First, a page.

The SLS missile is the massive booster expected to propel Artemis missions into orbit and toward the moon at some point in the future. Before this launch, the missile must complete its test system, and NASA and Boeing have announced that they will attempt a second hot-fire test of the SLS missile on February 25. The test is critical and is the last step in an eight-part, year-long green operational test to ensure the missile is functioning as intended.
The first use of the SLS missile is expected to be the Artemis 1 mission, which will send an unmanned spacecraft around the moon. NASA and Boeing previously tried a hot fire test, but the engines stopped unexpectedly after shooting for about 67 seconds. To complete the test, The massive rocket should launch the full time required to put the spacecraft into orbit, about eight minutes.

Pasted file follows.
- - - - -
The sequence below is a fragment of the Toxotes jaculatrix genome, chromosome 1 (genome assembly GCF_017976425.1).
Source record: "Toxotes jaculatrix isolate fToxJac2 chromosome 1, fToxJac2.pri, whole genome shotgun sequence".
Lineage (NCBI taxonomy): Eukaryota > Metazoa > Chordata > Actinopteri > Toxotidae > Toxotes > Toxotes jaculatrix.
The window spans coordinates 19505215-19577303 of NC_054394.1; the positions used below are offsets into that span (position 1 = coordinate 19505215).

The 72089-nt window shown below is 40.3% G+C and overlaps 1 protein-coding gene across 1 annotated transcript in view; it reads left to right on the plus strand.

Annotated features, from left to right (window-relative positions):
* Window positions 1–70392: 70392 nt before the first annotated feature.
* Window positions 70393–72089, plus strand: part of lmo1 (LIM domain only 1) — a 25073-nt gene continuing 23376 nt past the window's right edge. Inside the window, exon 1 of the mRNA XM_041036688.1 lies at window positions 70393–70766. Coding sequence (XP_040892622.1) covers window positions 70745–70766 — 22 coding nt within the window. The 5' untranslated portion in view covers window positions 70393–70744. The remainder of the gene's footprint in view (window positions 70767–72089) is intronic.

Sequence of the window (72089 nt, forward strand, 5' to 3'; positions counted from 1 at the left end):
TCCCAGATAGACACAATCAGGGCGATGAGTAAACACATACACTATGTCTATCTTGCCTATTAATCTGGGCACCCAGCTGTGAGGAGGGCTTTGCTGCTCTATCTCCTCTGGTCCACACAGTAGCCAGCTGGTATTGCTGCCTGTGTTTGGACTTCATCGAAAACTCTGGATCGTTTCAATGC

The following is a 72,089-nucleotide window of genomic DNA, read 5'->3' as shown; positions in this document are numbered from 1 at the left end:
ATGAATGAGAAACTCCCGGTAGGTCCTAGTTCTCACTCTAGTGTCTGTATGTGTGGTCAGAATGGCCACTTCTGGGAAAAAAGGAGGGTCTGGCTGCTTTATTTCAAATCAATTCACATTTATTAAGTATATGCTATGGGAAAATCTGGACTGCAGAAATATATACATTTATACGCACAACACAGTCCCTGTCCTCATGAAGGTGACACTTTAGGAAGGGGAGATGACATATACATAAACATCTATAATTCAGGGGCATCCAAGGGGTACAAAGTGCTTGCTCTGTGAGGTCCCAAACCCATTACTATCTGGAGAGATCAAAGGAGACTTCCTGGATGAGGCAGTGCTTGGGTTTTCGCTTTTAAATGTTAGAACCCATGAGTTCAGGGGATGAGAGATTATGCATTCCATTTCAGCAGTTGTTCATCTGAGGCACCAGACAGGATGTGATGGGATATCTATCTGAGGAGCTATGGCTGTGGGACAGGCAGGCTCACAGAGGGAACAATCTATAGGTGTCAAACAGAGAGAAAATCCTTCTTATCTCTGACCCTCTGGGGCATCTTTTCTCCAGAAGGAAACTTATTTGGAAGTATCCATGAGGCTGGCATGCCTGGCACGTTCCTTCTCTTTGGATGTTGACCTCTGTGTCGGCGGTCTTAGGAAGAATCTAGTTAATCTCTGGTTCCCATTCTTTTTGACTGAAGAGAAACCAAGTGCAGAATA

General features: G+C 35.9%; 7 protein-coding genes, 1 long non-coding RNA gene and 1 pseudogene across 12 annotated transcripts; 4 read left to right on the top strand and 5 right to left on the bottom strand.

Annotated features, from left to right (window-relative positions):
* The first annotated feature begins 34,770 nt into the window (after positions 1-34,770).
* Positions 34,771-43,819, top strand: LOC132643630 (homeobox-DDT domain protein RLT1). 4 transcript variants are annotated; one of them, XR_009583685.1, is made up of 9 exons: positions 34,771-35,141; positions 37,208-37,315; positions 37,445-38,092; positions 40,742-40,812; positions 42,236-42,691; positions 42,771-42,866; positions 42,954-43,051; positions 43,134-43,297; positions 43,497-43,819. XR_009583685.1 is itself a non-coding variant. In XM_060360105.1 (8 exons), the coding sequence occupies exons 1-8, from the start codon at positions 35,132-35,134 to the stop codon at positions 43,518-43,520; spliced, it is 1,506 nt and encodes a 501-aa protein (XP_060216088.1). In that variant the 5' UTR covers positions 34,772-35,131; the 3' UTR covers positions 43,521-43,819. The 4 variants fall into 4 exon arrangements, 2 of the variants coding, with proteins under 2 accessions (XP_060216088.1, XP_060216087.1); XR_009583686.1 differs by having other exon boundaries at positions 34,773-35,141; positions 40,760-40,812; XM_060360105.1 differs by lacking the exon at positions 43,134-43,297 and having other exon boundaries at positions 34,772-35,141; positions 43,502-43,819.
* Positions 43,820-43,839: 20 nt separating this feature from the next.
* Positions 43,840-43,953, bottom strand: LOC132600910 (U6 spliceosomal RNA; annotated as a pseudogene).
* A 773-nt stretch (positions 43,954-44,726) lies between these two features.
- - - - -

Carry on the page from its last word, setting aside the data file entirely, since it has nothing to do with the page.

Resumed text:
John Honeycutt, SLS Program Manager, says green operation in the base stage is the most comprehensive test NASA has conducted to ensure the missile can be launched safely. During a hypothetical press conference held yesterday, Honeycutt said the test was a “generational opportunity” to find out as much as possible about the missile and its test configuration before it went into flight status.
NASA plans to try a hot fire test on the morning of February 25. It will be held at NASA’s Stennis Space Center in Mississippi. NASA employees will decide whether to release fuel for the rocket at 7 a.m. EST, with the hot fire test scheduled for 5 p.m. EST. The test table can be moved for about an hour in either direction.
During the press conference, NASA employees emphasized that there was a chance the engines would not burn for a full eight minutes. The team says they only need a little over four minutes of engine uptime to collect the data required to meet the remaining goals of the validation program.